Writing on Air

Writing on Air by Jim Paredes


Archive for December 1st, 2005


Politically incorrect thoughts.. 27

Posted on December 01, 2005 by jimparedes

Here’s something crazy I wrote for the INQUIRER years ago. I found it while going through some old documents. Allow me some irreverence. OK, it’s not as well argued as The Da Vinci Code but here are some things to think..er.or rather, to joke about!

Joseph Campbell, the great mythologist contends that every race considers itself as the chosen people. Just watch National Geographic and Discovery Channel documentaries and you can’t help but agree. From Mayan, Egyptian, Japanese, Chinese, Aborigine, and African, and Western cultures, it is clear that ethnocentricity, or the belief that one’s culture is best, is a common worldview. Bible history also tells us that the Jews believed (and still do) that they are the chosen ones. And more recently, George W. has been acting like there are no other people in the world more important than Americans.


Father and son?

If you are one of those Filipinos who, even for a second had considered the possibility that we could be ‘the chosen race’, or that Jose Rizal could have fathered Hitler–a speculation that some people, admittedly under the influence of beer may have discussed ‘seriously’ because of our hero’s height, hairstyle, his pabling ways and his brief stay in Austria– then YOU are the reader I am addressing! You probably love conspiracy theories, don’t you?

HE was one of us!

Okay, so almost every race has assumed a special “chosen” status at one time in their histories. For us Pinoys, I wish to make a claim notches higher than just being ‘chosen’. And what I claim for the Filipino race is this: Jesus was probably Filipino!! Think about it! How could He NOT have been considering the following:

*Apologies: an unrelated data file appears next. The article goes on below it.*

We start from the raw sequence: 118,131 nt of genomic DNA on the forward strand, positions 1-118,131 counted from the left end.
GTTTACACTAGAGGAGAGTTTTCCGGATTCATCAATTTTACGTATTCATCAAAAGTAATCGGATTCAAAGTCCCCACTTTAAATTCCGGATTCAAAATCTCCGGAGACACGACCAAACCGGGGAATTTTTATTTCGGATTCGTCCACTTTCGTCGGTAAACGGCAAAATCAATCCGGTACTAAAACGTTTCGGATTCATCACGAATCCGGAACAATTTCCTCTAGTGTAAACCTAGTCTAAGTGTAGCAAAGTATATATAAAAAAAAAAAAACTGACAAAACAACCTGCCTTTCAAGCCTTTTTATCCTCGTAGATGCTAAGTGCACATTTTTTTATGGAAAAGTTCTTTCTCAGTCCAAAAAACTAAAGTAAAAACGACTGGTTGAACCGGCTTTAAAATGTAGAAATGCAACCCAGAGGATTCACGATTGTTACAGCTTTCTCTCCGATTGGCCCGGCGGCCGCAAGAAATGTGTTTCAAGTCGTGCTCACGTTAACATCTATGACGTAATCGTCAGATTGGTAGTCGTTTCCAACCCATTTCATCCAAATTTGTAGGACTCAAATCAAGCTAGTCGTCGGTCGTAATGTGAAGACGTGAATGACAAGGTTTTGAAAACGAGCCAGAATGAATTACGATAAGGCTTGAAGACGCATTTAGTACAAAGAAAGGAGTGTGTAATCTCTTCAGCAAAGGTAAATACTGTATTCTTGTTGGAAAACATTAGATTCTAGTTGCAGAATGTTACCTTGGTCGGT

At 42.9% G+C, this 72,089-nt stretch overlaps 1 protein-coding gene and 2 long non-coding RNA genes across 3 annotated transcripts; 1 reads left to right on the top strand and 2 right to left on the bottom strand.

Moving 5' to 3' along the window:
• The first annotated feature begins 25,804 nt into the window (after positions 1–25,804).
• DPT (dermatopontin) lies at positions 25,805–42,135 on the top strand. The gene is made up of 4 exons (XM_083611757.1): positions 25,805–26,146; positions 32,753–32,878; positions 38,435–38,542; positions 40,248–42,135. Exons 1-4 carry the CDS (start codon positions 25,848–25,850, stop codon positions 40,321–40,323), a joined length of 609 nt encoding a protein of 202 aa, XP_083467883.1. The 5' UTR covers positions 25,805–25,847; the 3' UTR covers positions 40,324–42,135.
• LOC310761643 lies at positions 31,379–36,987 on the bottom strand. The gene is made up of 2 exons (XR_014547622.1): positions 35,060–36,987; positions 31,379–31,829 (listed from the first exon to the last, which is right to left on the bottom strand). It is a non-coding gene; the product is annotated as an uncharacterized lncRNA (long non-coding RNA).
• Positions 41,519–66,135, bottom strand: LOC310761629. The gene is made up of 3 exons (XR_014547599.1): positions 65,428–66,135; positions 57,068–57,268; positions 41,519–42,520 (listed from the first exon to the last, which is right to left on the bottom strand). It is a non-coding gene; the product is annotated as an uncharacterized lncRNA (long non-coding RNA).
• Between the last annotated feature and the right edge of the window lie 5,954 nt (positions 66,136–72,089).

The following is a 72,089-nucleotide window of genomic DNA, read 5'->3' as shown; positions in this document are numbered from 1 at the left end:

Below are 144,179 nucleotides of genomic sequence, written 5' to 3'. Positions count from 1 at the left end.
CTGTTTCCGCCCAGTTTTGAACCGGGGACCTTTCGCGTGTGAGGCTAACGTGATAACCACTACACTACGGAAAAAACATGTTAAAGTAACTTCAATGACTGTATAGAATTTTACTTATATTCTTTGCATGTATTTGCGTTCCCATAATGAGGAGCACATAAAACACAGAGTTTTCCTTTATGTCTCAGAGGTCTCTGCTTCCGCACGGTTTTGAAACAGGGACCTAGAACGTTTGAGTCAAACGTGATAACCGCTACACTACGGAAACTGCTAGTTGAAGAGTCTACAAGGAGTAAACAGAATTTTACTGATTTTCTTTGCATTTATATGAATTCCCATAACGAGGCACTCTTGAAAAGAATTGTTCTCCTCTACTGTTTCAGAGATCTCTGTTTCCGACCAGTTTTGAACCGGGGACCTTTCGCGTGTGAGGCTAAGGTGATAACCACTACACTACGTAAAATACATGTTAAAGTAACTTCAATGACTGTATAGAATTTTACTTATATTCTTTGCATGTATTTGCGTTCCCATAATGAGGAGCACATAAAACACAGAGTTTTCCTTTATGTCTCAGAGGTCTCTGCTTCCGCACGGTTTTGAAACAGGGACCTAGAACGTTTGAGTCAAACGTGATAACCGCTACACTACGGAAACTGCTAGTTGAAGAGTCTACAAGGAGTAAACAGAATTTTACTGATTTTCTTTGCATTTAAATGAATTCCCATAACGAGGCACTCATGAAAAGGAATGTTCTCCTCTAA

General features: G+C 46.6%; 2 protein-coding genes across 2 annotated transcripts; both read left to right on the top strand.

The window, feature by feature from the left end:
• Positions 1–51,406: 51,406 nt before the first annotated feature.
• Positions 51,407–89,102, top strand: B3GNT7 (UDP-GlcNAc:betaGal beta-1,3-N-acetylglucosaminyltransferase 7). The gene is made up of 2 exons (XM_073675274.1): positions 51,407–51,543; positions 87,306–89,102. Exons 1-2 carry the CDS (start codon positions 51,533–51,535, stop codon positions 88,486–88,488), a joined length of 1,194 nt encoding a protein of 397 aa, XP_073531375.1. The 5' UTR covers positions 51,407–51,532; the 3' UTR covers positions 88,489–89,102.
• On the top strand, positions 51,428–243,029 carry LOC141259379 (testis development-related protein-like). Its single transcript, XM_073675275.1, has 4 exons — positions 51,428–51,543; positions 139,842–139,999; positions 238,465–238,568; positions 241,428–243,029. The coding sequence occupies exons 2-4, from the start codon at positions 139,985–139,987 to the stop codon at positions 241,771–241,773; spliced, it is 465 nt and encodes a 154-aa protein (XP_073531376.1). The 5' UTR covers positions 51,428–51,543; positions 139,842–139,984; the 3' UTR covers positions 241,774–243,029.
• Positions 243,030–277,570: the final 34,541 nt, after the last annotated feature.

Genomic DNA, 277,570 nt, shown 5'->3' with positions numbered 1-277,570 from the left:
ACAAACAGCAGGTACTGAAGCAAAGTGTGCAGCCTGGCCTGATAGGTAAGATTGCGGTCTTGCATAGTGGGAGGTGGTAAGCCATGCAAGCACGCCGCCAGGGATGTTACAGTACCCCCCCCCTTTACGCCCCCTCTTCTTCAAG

–Jesus had a barkada, also known as the apostles and spent a great deal of time just hanging out with them. How much more Pinoy can one get!

–Jesus was, from all indications, not gainfully employed like a great many of us. At best, He did carpentry part-time. (Being a Messiah is a good thing but not a REAL job like plumbing or being a farmer. You get what I mean?).

–He liked banquets and celebrations, the wedding at Cana and the Last Supper being two memorable occasions. Like a real Pinoy, He was always seeing to it that everyone was fed. One could almost imagine Him calling to people, “Kain tayo!”, and meaning it. Like a true Filipino, he knew food was central to gatherings. And He resorted to extraordinary means like miracles when there wasn’t enough, as in the multiplication of the loaves and fishes.

–Like many Filipinos, Jesus spent a big chunk of His life (from His late teen years to His early thirties) in different parts in the Middle East. And like some of our kababayans there, He got into trouble with the law because of His preaching!

–Jesus was closer to His mother than to His earthly father. (Isn’t every Boyet, Juan or Pedro like that?)

–While we Filipinos walk through water during the rainy season, Jesus did His own walking on water. It’s great to be God!

–He had ninongs in the Three Kings– the only people who gave Him birthday presents. And like many Filipino kids, HE NEVER SAW HIS NINONGS AGAIN after that first visit!

–And last but not least, like the Filipino race whose collective memory is notoriously short, Jesus doesn’t keep a logbook of past offenses. He was/is always forgiving!